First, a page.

Forget the standard pre-roll. Ditch the overlay. Tremor Media today is set to release V-Choice, a set of new online video ad placements that the company claims will successfully marry the sight, sound and motion of TV spots with the control and interactivity that users expect on the Web.
The company, which boasts a video ad network that reaches 57 million unique viewers (comScore, March), has just completed a beta test period with several top advertisers, including Procter & Gamble, Universal Pictures and Ubisoft. Now, it plans to roll out V-Choice ads to the general market.
V-Choice units are now available on Tremor’s 900-plus site partners. The network has tapped Web metrics firm Quantcast to provide both demographic and user interaction data for campaigns.
When encountering V-Choice ads, users are first shown a short five- to 15-second teaser video spot, either before or during content, and then have the choice to skip the ad entirely or view more content. That’s a better alternative for all parties, according to Tremor CEO Jason Glickman. “This is a whole different experience,” he said. “Publishers like it because it’s a great user experience. For advertisers, it opens up a whole new world. It kind of changes the game for in-stream ads.”
Among the new V-Choice offerings are “showcase” units, which enable brands to present multiple ads or products in a single campaign, allowing users to choose which ads to watch (if any) and in some cases to determine the length of commercials.
For Universal Pictures’ upcoming movie Land of the Lost, Tremor has been testing an in-stream video ad on sites such as Fandango.com. The placement gives users the option to view a film “teaser,” full length trailer, or to visit the movie’s Web site.
Other showcase campaigns could direct interested users to sample different videos for a group of brands — such as different car models from the same company — or even long-form video content, such as product demos.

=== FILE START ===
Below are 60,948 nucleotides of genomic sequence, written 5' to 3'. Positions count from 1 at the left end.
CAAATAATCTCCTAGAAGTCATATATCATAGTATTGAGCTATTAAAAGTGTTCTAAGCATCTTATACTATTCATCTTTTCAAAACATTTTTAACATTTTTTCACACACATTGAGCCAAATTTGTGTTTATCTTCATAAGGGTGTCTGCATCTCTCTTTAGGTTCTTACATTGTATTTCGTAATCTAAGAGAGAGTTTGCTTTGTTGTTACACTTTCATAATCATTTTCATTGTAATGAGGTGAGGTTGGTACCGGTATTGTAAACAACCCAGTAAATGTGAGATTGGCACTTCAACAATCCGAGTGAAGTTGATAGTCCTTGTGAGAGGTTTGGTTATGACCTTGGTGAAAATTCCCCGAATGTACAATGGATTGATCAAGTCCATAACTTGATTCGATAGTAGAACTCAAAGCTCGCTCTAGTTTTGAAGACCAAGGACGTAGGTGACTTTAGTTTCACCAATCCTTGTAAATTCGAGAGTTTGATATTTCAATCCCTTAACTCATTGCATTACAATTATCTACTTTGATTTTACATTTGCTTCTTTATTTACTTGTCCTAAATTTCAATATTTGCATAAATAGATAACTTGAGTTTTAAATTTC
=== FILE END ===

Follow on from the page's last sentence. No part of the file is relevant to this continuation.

Allowing for even more interactivity and potential creativity are V-Choice “storytelling” units, which let advertisers present campaigns in chapters, with users controlling the navigation. Tremor executives said these units should work for advertisers’ whose campaigns have extended scenarios and also support vehicles such as branded entertainment Webisodes.
In either case, Glickman believes V-Choice ads are better suited for Web video than pre-roll spots — which are mostly repurposed from TV — and overlay ads, which he claims are no better than basic banners. “These [V-Choice] ads take advantage of the interactive capabilities of the Internet that pre-roll doesn’t,” he said.
However, once users realize how much control they have with V-Choice ads, won’t most just skip past them? During the beta test, only 20 percent of users elected to skip V-Choice ads entirely, said Glickman. And even in those cases, brands were still able to expose users to short teaser messages.
But the real benefit to brands, argues Glickman, is the heavy engagement potential for those who opt to view additional content from a particular brand. For the “showcase” units, brands don’t necessarily have to produce new material. However, for the storytelling placements, agencies and clients are better off “doing some advanced thinking,” said Glickman — and perhaps producing original Web video creative.
That can be a challenge, particularly in this rough economic climate. That’s why in addition to pitching the digital media world, Tremor’s been actively courting creative executives. “You have to sort of open their minds to what they can do,” he said. “Help them flex their muscles like they haven’t before.”